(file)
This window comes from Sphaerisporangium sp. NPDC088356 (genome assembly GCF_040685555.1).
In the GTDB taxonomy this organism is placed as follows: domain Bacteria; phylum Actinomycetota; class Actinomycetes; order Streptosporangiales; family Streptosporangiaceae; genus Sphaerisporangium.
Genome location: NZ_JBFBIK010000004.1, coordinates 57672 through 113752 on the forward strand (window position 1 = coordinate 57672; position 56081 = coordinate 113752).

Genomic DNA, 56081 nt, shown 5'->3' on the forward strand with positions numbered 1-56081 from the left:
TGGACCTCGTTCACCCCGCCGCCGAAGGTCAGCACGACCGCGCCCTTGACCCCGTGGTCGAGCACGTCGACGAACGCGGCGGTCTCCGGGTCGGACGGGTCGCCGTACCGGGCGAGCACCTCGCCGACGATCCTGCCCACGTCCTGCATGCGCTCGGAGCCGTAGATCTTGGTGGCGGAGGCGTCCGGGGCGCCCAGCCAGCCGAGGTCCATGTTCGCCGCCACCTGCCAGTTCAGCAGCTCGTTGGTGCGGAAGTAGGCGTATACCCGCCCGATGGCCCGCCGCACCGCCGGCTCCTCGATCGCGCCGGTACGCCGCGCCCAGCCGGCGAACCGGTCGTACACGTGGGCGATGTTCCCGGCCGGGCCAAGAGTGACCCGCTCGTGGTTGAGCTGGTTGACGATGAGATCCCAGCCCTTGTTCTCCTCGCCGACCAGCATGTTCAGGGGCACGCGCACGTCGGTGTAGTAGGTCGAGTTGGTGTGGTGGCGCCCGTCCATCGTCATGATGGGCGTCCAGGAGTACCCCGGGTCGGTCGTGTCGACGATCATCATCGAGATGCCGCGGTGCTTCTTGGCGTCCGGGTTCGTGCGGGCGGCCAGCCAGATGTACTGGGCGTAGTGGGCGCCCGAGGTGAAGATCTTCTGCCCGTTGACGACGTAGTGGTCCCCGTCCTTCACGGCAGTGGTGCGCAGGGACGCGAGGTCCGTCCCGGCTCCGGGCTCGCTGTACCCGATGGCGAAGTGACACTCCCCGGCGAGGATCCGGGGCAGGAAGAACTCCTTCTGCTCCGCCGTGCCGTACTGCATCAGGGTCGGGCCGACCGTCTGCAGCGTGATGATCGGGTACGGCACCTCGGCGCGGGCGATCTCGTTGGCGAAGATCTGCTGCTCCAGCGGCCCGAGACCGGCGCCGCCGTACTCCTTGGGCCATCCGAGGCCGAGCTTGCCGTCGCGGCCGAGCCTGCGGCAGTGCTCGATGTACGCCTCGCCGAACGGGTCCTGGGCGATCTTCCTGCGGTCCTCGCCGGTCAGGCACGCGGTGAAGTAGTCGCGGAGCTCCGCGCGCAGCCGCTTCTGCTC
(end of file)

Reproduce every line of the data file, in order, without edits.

This window comes from Sphaerisporangium sp. NPDC088356 (genome assembly GCF_040685555.1).
In the GTDB taxonomy this organism is placed as follows: domain Bacteria; phylum Actinomycetota; class Actinomycetes; order Streptosporangiales; family Streptosporangiaceae; genus Sphaerisporangium.
Genome location: NZ_JBFBIK010000004.1, coordinates 57672 through 113752 on the forward strand (window position 1 = coordinate 57672; position 56081 = coordinate 113752).

Genomic DNA, 56081 nt, shown 5'->3' on the forward strand with positions numbered 1-56081 from the left:
TGGACCTCGTTCACCCCGCCGCCGAAGGTCAGCACGACCGCGCCCTTGACCCCGTGGTCGAGCACGTCGACGAACGCGGCGGTCTCCGGGTCGGACGGGTCGCCGTACCGGGCGAGCACCTCGCCGACGATCCTGCCCACGTCCTGCATGCGCTCGGAGCCGTAGATCTTGGTGGCGGAGGCGTCCGGGGCGCCCAGCCAGCCGAGGTCCATGTTCGCCGCCACCTGCCAGTTCAGCAGCTCGTTGGTGCGGAAGTAGGCGTATACCCGCCCGATGGCCCGCCGCACCGCCGGCTCCTCGATCGCGCCGGTACGCCGCGCCCAGCCGGCGAACCGGTCGTACACGTGGGCGATGTTCCCGGCCGGGCCAAGAGTGACCCGCTCGTGGTTGAGCTGGTTGACGATGAGATCCCAGCCCTTGTTCTCCTCGCCGACCAGCATGTTCAGGGGCACGCGCACGTCGGTGTAGTAGGTCGAGTTGGTGTGGTGGCGCCCGTCCATCGTCATGATGGGCGTCCAGGAGTACCCCGGGTCGGTCGTGTCGACGATCATCATCGAGATGCCGCGGTGCTTCTTGGCGTCCGGGTTCGTGCGGGCGGCCAGCCAGATGTACTGGGCGTAGTGGGCGCCCGAGGTGAAGATCTTCTGCCCGTTGACGACGTAGTGGTCCCCGTCCTTCACGGCAGTGGTGCGCAGGGACGCGAGGTCCGTCCCGGCTCCGGGCTCGCTGTACCCGATGGCGAAGTGACACTCCCCGGCGAGGATCCGGGGCAGGAAGAACTCCTTCTGCTCCGCCGTGCCGTACTGCATCAGGGTCGGGCCGACCGTCTGCAGCGTGATGATCGGGTACGGCACCTCGGCGCGGGCGATCTCGTTGGCGAAGATCTGCTGCTCCAGCGGCCCGAGACCGGCGCCGCCGTACTCCTTGGGCCATCCGAGGCCGAGCTTGCCGTCGCGGCCGAGCCTGCGGCAGTGCTCGATGTACGCCTCGCCGAACGGGTCCTGGGCGATCTTCCTGCGGTCCTCGCCGGTCAGGCACGCGGTGAAGTAGTCGCGGAGCTCCGCGCGCAGCCGCTTCTGCTC